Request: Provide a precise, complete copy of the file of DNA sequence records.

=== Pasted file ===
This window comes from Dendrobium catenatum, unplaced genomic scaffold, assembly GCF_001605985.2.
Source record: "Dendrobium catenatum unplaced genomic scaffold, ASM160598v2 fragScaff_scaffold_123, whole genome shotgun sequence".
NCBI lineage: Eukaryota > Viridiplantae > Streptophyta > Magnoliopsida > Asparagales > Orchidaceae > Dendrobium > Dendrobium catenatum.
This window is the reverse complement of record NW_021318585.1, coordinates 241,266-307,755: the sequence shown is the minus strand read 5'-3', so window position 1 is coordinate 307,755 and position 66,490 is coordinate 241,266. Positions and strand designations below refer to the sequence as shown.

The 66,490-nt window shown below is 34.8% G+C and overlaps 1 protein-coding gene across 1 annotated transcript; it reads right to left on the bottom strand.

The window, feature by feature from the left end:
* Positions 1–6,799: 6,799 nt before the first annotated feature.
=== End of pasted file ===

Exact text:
This window comes from Dendrobium catenatum, unplaced genomic scaffold, assembly GCF_001605985.2.
Source record: "Dendrobium catenatum unplaced genomic scaffold, ASM160598v2 fragScaff_scaffold_123, whole genome shotgun sequence".
NCBI lineage: Eukaryota > Viridiplantae > Streptophyta > Magnoliopsida > Asparagales > Orchidaceae > Dendrobium > Dendrobium catenatum.
This window is the reverse complement of record NW_021318585.1, coordinates 241,266-307,755: the sequence shown is the minus strand read 5'-3', so window position 1 is coordinate 307,755 and position 66,490 is coordinate 241,266. Positions and strand designations below refer to the sequence as shown.

The 66,490-nt window shown below is 34.8% G+C and overlaps 1 protein-coding gene across 1 annotated transcript; it reads right to left on the bottom strand.

The window, feature by feature from the left end:
* Positions 1–6,799: 6,799 nt before the first annotated feature.